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Nigeria has secured an additional 41 million doses of COVID-19 vaccines, the Minister of Health, Osagie Ehanire, said on Thursday.
However, the date of the vaccine’s delivery into the country remains unknown as vaccine manufacturers struggle to meet global demand in time.
“We do not have an exact date,” Dr Ehanire said during an appearance on Channels Television’s Politics Today. “The date it comes out depends on when the manufacturers are able to deliver, and that is not something that any country can enforce at this time.”
The 41 million doses were secured as part of efforts by an African Union task team to help countries on the continent gain equitable access to vaccines.
The AU earlier on Thursday had announced that it had secured an additional 400 million doses of the vaccines for the continent.
This comes on top of an earlier announcement by the AU that it had secured 270 million vaccine doses.
Many African countries, including Nigeria, are yet to start vaccination programs even as the number of COVID-19 cases continues to rise across the continent.
Nigeria was expected to take delivery of 100,000 vaccine doses via the WHO-backed Covax sharing facility by the end of January, but the timeline has now been shifted to February, Minister Ehanire confirmed on Thursday.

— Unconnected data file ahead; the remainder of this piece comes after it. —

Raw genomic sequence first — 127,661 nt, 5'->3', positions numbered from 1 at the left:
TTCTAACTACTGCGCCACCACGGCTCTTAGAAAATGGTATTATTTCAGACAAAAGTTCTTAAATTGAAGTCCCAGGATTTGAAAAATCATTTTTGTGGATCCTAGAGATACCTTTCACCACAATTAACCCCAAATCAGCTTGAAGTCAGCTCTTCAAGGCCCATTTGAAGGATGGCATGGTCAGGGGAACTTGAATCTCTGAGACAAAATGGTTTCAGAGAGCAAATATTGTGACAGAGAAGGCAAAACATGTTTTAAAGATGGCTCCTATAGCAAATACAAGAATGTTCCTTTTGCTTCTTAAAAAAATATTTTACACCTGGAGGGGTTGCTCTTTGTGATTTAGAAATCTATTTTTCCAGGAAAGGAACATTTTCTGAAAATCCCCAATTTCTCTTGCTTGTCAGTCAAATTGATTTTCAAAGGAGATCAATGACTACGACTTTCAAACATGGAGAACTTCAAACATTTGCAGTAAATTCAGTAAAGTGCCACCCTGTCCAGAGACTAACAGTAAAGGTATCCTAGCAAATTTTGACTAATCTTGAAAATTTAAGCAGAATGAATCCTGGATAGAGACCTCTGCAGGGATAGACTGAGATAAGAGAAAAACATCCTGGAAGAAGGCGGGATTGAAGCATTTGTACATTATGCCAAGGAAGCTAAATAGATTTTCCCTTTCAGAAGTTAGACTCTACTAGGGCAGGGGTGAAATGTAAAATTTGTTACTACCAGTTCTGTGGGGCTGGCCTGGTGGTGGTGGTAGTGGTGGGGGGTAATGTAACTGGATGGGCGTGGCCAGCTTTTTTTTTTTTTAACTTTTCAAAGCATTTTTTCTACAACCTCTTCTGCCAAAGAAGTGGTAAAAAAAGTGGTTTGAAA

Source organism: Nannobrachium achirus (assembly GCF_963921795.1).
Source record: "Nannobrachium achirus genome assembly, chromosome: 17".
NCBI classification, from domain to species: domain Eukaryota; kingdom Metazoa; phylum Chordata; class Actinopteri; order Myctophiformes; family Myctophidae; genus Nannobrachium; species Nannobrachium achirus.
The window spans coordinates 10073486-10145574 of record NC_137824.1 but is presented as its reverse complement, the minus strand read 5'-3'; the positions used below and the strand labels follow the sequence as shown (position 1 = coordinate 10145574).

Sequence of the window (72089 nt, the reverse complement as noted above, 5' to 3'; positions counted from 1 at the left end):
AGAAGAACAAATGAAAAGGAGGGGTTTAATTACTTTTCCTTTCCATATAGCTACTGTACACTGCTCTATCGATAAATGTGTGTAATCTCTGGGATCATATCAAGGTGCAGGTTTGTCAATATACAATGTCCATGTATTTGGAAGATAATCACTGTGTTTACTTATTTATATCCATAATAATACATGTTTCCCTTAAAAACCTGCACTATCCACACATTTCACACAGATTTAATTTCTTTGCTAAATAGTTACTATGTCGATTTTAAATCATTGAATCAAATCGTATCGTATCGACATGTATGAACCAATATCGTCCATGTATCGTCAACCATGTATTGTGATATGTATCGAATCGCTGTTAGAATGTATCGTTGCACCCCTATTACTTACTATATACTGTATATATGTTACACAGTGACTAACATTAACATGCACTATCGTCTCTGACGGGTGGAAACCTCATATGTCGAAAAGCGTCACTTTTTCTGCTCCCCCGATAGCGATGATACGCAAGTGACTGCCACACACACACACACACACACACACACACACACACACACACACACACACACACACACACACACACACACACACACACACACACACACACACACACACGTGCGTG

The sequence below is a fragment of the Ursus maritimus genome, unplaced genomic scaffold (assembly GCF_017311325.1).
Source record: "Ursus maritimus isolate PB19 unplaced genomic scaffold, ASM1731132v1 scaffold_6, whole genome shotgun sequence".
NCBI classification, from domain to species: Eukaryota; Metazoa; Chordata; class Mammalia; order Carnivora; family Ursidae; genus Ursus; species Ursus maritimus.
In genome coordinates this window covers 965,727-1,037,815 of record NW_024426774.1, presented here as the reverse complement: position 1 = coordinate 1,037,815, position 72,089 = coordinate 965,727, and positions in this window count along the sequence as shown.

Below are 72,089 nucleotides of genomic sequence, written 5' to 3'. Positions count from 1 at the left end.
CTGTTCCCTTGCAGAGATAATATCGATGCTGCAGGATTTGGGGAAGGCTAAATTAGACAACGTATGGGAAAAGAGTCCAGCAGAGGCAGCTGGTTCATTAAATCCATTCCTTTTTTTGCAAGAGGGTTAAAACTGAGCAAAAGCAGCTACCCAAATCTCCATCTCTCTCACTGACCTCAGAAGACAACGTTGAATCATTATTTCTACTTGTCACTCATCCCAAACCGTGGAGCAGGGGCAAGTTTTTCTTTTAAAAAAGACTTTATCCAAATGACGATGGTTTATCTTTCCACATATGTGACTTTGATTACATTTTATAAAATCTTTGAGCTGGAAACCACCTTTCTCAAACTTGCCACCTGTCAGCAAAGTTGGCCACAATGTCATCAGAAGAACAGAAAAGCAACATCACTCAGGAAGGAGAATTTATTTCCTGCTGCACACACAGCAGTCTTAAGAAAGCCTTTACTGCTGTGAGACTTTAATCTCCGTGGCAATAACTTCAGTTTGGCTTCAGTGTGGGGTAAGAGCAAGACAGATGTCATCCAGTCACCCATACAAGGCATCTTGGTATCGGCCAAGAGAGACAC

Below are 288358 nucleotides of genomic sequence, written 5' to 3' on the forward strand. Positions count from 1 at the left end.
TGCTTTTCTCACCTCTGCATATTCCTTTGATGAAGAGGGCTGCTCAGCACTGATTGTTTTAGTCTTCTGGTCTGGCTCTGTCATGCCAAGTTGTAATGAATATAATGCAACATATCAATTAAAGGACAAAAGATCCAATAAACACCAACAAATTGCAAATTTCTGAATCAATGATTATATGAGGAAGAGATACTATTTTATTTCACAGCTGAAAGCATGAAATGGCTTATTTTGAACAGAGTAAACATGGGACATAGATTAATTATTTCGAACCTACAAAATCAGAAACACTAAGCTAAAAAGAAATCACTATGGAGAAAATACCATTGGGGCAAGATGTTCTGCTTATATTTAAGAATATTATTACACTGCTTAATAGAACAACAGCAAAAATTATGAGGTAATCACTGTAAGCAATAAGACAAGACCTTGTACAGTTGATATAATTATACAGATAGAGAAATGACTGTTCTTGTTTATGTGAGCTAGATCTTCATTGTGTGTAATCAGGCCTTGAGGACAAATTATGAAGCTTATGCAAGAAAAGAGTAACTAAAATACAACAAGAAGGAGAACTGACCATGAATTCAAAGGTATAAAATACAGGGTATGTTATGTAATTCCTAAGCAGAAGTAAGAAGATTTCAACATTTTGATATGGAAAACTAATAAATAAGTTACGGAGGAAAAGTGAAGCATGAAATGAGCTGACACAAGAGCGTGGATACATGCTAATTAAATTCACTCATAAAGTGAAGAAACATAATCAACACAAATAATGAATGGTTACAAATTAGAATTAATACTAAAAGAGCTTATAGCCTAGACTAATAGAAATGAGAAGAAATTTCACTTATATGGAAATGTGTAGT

“The timelines are not in the hands of the recipient,” he stressed, noting that blocs like the European Union who had preordered vaccines since last year were yet to get enough supply.
The 41 million vaccine doses are expected to come from three major sources: Pfizer, AstraZeneca (through the Serum Institute of India), and Johnson & Johnson.
Because most African countries fall under the class of middle and low-income countries, the purchase of the vaccines will be financed by the African Export–Import Bank, also known as Afreximbank.
However, countries are expected to make a down-payment of about 15 per cent and repay the cost over a five to seven-year period.
“Nigeria is mobilising resources,” Minister Ehanire said. “We have some funds ready. We will make a substantial deposit when it is time.”
Meanwhile, the Covax vaccines expected in February are expected to be free, for the first 20 percent of the population. But the country will pay for the “logistics of delivery and administration.”